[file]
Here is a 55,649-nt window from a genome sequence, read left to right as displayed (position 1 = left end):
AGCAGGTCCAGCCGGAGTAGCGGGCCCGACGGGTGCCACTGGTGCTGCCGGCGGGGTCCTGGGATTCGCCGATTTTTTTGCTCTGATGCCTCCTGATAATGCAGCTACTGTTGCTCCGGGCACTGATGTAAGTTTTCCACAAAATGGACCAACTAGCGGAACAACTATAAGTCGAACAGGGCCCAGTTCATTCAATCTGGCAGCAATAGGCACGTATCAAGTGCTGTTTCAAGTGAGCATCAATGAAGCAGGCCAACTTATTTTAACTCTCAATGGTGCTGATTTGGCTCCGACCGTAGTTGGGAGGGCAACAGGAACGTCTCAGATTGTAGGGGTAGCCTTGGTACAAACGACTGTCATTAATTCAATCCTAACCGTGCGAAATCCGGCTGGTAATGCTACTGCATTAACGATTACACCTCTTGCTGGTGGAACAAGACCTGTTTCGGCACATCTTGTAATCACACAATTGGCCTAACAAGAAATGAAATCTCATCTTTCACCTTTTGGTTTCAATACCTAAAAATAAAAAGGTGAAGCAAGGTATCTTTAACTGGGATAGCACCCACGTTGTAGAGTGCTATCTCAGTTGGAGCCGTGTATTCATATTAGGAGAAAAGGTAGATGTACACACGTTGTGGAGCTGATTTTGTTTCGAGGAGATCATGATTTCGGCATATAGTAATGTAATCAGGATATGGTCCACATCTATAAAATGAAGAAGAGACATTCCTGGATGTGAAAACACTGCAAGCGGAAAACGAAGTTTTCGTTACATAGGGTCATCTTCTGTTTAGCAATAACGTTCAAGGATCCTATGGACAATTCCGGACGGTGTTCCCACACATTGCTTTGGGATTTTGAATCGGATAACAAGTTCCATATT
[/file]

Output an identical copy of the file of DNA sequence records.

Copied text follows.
Here is a 55,649-nt window from a genome sequence, read left to right as displayed (position 1 = left end):
AGCAGGTCCAGCCGGAGTAGCGGGCCCGACGGGTGCCACTGGTGCTGCCGGCGGGGTCCTGGGATTCGCCGATTTTTTTGCTCTGATGCCTCCTGATAATGCAGCTACTGTTGCTCCGGGCACTGATGTAAGTTTTCCACAAAATGGACCAACTAGCGGAACAACTATAAGTCGAACAGGGCCCAGTTCATTCAATCTGGCAGCAATAGGCACGTATCAAGTGCTGTTTCAAGTGAGCATCAATGAAGCAGGCCAACTTATTTTAACTCTCAATGGTGCTGATTTGGCTCCGACCGTAGTTGGGAGGGCAACAGGAACGTCTCAGATTGTAGGGGTAGCCTTGGTACAAACGACTGTCATTAATTCAATCCTAACCGTGCGAAATCCGGCTGGTAATGCTACTGCATTAACGATTACACCTCTTGCTGGTGGAACAAGACCTGTTTCGGCACATCTTGTAATCACACAATTGGCCTAACAAGAAATGAAATCTCATCTTTCACCTTTTGGTTTCAATACCTAAAAATAAAAAGGTGAAGCAAGGTATCTTTAACTGGGATAGCACCCACGTTGTAGAGTGCTATCTCAGTTGGAGCCGTGTATTCATATTAGGAGAAAAGGTAGATGTACACACGTTGTGGAGCTGATTTTGTTTCGAGGAGATCATGATTTCGGCATATAGTAATGTAATCAGGATATGGTCCACATCTATAAAATGAAGAAGAGACATTCCTGGATGTGAAAACACTGCAAGCGGAAAACGAAGTTTTCGTTACATAGGGTCATCTTCTGTTTAGCAATAACGTTCAAGGATCCTATGGACAATTCCGGACGGTGTTCCCACACATTGCTTTGGGATTTTGAATCGGATAACAAGTTCCATATT